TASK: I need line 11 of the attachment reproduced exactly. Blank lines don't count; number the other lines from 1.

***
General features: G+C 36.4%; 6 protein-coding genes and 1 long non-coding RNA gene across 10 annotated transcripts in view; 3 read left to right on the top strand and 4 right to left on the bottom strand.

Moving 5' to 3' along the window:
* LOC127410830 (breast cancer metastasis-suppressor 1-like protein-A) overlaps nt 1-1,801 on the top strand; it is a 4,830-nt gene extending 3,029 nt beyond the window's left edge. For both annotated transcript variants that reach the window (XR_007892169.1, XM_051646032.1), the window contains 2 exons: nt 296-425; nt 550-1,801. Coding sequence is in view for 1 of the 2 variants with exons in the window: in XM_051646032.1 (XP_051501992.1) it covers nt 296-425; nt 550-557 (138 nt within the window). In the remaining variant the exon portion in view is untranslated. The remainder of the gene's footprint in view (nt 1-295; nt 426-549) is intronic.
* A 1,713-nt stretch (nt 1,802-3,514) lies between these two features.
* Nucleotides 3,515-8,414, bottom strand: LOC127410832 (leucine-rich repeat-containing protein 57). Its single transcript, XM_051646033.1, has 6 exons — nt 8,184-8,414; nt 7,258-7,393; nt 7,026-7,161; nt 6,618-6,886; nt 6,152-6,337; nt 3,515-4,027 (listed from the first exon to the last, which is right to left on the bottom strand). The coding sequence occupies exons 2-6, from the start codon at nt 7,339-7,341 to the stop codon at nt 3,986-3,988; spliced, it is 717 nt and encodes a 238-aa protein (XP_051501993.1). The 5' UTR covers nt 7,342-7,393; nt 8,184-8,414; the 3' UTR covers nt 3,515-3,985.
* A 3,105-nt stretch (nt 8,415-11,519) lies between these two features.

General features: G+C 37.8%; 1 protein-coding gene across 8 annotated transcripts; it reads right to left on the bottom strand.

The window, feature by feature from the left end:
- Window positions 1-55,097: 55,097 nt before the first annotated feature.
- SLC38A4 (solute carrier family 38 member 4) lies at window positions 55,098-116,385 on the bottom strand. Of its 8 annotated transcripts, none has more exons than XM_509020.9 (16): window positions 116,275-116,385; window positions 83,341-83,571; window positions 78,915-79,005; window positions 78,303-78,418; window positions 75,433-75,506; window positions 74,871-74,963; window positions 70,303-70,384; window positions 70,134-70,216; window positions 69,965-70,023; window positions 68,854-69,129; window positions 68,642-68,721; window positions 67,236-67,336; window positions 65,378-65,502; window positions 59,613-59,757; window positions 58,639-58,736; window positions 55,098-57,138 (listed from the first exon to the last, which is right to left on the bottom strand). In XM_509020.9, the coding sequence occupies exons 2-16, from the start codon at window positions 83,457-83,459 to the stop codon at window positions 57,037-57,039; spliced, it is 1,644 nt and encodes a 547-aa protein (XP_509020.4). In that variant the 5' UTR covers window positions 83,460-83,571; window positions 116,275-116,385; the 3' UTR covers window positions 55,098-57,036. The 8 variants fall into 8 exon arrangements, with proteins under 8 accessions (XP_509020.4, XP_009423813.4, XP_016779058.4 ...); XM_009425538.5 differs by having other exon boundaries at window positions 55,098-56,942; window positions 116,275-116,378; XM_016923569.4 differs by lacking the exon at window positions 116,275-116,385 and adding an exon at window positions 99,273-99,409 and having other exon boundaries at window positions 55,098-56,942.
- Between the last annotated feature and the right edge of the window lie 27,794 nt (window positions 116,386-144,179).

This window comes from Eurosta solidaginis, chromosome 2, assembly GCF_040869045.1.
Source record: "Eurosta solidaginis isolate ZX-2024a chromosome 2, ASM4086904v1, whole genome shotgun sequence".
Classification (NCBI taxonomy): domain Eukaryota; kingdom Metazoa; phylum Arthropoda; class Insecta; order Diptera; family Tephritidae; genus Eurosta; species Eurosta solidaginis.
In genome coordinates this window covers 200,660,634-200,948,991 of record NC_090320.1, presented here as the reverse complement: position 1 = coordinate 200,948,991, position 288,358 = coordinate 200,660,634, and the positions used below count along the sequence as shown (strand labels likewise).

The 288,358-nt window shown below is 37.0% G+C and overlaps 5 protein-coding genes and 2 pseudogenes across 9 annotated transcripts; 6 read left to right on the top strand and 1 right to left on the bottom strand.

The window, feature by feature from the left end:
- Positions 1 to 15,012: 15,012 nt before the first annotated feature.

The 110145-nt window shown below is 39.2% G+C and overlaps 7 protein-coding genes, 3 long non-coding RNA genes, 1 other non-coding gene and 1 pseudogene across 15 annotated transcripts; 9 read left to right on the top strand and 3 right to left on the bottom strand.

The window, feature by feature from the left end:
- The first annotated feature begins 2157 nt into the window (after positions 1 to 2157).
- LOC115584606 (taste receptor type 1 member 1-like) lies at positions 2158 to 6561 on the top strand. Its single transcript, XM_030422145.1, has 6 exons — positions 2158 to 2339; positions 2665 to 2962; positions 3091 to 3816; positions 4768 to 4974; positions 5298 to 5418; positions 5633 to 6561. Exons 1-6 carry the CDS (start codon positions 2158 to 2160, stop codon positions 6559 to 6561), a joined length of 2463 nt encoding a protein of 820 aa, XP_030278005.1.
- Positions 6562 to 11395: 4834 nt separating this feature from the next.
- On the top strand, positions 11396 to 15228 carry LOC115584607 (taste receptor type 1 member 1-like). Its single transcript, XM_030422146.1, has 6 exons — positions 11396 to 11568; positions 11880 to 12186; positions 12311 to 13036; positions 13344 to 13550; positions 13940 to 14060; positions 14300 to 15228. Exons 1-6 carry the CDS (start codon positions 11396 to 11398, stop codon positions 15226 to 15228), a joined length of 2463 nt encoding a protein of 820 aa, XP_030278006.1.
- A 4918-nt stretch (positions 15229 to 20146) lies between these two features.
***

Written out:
- Between the last annotated feature and the right edge of the window lie 27,794 nt (window positions 116,386-144,179).